“What does a college of ethnic studies look like today or in the future?”

I also wanted a multivocal text. I’m thrilled to have contributions from Tongo Eisen-Martin, the acclaimed San Francisco poet and educator, and Amy Sueyoshi, the current dean of the College of Ethnic Studies at SFSU, who will provide a historical overview of the need for ethnic studies, fifty years ago, and its contemporary concerns. What does a college of ethnic studies look like today or in the future? Books are something I live with; they open up worlds for me.

Pilipinx American Library at Asian Art Museum, 2018. Photo: Anthony Bongco.

REYES: Speaking of publications, your extensive Pilipinx American Library (PAL) is a migratory, form-shifting project. Its most striking trait is that it pushes the legitimacy of multiple literary lineages and genres while welcoming a divergent range of audiences. Its momentum has even allowed you to write for the inflight magazine of Philippine Airlines and to work alongside numerous writers, such as Elaine Castillo, the author of the critically acclaimed novel, America Is Not in the Heart. How has PAL evolved? 

POLICARPIO: PAL is my collaboration with a friend, Emmy Catedral. It grew out of numerous meals, walks, and conversations, usually on our way to meetings of Decolonize This Place, when it was headquartered at Artists Space in 2016. At the time, we both lived in Queens; Emmy is still in Jackson Heights. There was so much dissonance between where we were living—this polysyllabic, multilingual community that is one of the most diverse places in New York City, if not the world—versus a rhetoric that is so xenophobic and anti-immigrant; it was so jarring for us.

One of the ways we are able to assert our presence and history [in this country] is through books and literature. We were surprised to hear people within an educated art circle say, “I’ve never read work by a Filipino author before.” That was shocking for me, coming from San Francisco, so Emmy and I put our book collections together to create PAL. Since then we’ve been in exhibitions and residencies, at Wendy’s Subway in Brooklyn and the Asian Art Museum in San Francisco, with rigorous public-programming components. At the Asian Art Museum, our guiding words, “We dreamt of a place to gather,” came from the poet, oral historian, International Hotel activist, and San Francisco native Al Robles (1930–2009). With the San Francisco Public Library and Public Knowledge, a project of the San Francisco Museum of Modern Art, we hosted readings by Castillo, Janice Sapigao, Melissa Sipin, Malaka Gharib, Grace Talusan, and most recently Gina Apostol. With PAL, we want to amplify these voices and bring them to as wide an audience as possible. We are interested in creating nuance in countering historical erasure and invisibility: We are here. We’ve been here.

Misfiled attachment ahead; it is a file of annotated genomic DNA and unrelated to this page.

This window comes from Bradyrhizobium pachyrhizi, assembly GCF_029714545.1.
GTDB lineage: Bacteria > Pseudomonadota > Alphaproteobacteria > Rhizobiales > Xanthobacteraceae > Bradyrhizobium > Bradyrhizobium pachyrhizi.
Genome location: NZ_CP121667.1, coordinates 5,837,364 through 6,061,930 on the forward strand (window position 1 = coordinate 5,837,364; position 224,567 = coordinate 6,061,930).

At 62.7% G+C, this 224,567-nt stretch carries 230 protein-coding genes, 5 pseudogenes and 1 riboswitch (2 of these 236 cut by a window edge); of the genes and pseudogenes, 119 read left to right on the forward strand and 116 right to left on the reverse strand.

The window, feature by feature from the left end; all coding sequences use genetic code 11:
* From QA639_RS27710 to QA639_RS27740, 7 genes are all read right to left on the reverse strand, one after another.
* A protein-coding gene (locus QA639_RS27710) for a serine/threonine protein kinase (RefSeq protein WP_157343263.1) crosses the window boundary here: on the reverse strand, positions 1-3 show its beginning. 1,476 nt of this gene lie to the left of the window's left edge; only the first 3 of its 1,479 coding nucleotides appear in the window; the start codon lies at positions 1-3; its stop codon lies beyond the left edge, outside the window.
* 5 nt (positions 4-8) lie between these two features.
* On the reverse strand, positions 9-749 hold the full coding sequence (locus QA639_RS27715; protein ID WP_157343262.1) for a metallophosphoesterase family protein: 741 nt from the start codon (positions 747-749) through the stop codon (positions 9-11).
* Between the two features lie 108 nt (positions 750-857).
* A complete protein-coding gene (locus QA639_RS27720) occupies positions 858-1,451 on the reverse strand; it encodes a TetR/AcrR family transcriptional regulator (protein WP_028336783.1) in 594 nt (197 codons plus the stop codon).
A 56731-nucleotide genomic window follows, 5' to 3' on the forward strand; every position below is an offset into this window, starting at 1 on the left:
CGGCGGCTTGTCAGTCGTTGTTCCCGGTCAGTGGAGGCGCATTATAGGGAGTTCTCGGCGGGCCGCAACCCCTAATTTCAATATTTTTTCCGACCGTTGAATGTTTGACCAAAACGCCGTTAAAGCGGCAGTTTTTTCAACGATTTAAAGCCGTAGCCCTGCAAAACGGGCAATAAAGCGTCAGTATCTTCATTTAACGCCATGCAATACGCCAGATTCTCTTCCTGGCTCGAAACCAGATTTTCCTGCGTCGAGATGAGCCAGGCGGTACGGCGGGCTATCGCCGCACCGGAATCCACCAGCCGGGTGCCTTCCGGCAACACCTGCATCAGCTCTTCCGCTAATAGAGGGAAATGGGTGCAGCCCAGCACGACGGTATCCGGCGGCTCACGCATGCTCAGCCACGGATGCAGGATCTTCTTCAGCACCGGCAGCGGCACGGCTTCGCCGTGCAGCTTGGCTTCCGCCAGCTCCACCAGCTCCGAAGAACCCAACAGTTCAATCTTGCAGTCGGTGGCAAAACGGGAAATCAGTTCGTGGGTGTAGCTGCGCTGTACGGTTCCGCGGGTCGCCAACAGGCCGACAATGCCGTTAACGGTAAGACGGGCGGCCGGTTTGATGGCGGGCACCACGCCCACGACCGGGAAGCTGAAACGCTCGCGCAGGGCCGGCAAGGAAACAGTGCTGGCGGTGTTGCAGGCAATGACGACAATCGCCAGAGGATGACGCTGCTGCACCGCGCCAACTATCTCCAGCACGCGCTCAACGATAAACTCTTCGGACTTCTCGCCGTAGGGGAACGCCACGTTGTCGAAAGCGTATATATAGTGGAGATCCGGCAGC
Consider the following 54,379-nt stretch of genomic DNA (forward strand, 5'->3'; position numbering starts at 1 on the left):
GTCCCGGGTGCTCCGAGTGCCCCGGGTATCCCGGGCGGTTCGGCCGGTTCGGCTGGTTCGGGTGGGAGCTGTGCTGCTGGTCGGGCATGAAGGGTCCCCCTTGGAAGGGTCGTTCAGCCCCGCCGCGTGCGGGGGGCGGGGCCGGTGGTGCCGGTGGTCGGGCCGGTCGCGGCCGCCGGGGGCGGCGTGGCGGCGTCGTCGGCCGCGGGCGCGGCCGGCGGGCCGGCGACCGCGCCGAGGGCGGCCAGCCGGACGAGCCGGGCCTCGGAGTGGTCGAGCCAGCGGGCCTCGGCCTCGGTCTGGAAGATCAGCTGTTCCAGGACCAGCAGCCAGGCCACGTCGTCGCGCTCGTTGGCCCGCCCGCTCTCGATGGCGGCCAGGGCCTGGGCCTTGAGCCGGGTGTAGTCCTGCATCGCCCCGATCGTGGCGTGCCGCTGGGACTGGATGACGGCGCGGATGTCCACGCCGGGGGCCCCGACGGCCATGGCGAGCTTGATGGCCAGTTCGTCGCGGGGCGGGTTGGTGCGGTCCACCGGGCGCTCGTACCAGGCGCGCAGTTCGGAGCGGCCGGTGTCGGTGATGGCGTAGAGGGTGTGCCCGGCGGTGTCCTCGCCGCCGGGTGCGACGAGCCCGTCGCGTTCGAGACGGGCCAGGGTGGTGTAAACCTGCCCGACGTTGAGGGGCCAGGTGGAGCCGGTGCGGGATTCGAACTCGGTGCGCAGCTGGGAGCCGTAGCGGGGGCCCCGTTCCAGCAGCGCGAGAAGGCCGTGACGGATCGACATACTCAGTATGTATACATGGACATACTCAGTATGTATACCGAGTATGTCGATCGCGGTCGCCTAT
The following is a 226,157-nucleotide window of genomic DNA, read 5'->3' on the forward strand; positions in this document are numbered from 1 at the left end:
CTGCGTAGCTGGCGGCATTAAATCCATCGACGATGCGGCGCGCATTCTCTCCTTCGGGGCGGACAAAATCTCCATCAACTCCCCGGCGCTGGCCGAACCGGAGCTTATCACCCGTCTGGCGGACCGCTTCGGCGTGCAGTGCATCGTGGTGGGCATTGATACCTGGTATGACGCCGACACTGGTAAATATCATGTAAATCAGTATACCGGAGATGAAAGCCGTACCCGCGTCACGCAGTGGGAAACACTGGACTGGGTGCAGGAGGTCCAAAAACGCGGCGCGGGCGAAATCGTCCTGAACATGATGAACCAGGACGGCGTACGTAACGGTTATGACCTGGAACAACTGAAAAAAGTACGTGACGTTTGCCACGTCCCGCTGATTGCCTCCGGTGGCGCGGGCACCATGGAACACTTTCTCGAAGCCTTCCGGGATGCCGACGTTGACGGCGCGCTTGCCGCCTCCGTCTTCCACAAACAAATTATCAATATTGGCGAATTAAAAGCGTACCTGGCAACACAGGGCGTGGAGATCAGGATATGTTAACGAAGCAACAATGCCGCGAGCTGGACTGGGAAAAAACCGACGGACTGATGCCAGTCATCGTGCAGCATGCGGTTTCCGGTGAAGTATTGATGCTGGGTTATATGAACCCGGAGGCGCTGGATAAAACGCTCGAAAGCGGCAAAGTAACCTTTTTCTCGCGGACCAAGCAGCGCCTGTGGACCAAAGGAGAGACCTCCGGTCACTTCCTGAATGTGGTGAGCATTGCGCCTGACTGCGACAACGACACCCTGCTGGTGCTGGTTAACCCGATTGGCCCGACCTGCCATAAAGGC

Installation view of Pilipinx American Library, Asian Art Museum, 2018. Al Robles, Rappin’ ​With Ten Thousand Carabaos in the Dark: Poems, 1996. Kearny Street Workshop publications: ​Without Names,​ (1985), ​Winter Place​ (1989), ​October Light (1987). Photo: Anthony Bongco.

REYES: You make so much of your work public, but what would you like to elaborate on, aspects of the work that viewers may not see as much but have equal importance?

“My practice is a confluence of sharing, oversharing, and intentional kinship.”

POLICARPIO: My practice is a confluence of sharing, oversharing, and intentional kinship. I feel so fortunate to not only be in conversation with but also actually have sincere connections with artists, scholars, curators, writers, and organizers who I admire and respect. These relationships manifest as mentorships, collaborations, and friendships, sustained equally over meals or coffee or long distance, over Instagram direct messages or emails. Part of nurturing relationships is providing critical feedback, including fashion advice, and equally citing and hyping their work; we’re proficient in both. These friendships, especially in this field, can be revolutionary and should be celebrated.

Read “Reading at the Edge of the World: The Horizon Toward Which We Move (Part II).”